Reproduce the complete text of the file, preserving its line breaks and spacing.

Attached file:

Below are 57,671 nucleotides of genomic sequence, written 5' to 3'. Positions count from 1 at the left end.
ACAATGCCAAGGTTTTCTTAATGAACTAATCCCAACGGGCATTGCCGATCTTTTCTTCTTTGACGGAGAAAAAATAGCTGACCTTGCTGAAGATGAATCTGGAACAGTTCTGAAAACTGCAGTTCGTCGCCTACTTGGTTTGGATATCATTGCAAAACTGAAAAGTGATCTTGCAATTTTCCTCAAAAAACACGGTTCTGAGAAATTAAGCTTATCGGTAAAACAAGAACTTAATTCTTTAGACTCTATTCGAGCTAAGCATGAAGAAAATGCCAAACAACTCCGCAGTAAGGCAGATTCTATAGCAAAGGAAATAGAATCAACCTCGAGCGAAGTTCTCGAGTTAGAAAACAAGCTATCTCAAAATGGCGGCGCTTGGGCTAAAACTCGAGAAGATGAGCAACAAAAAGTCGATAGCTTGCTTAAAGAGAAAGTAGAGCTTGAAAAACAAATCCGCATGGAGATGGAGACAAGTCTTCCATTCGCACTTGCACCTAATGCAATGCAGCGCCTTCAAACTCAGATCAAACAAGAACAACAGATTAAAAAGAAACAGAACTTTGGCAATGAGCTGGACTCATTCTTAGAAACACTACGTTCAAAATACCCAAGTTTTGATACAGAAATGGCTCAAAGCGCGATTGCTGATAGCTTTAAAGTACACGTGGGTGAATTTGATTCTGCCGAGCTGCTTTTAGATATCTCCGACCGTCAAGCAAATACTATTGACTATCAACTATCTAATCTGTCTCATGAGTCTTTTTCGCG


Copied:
Below are 57,671 nucleotides of genomic sequence, written 5' to 3'. Positions count from 1 at the left end.
ACAATGCCAAGGTTTTCTTAATGAACTAATCCCAACGGGCATTGCCGATCTTTTCTTCTTTGACGGAGAAAAAATAGCTGACCTTGCTGAAGATGAATCTGGAACAGTTCTGAAAACTGCAGTTCGTCGCCTACTTGGTTTGGATATCATTGCAAAACTGAAAAGTGATCTTGCAATTTTCCTCAAAAAACACGGTTCTGAGAAATTAAGCTTATCGGTAAAACAAGAACTTAATTCTTTAGACTCTATTCGAGCTAAGCATGAAGAAAATGCCAAACAACTCCGCAGTAAGGCAGATTCTATAGCAAAGGAAATAGAATCAACCTCGAGCGAAGTTCTCGAGTTAGAAAACAAGCTATCTCAAAATGGCGGCGCTTGGGCTAAAACTCGAGAAGATGAGCAACAAAAAGTCGATAGCTTGCTTAAAGAGAAAGTAGAGCTTGAAAAACAAATCCGCATGGAGATGGAGACAAGTCTTCCATTCGCACTTGCACCTAATGCAATGCAGCGCCTTCAAACTCAGATCAAACAAGAACAACAGATTAAAAAGAAACAGAACTTTGGCAATGAGCTGGACTCATTCTTAGAAACACTACGTTCAAAATACCCAAGTTTTGATACAGAAATGGCTCAAAGCGCGATTGCTGATAGCTTTAAAGTACACGTGGGTGAATTTGATTCTGCCGAGCTGCTTTTAGATATCTCCGACCGTCAAGCAAATACTATTGACTATCAACTATCTAATCTGTCTCATGAGTCTTTTTCGCG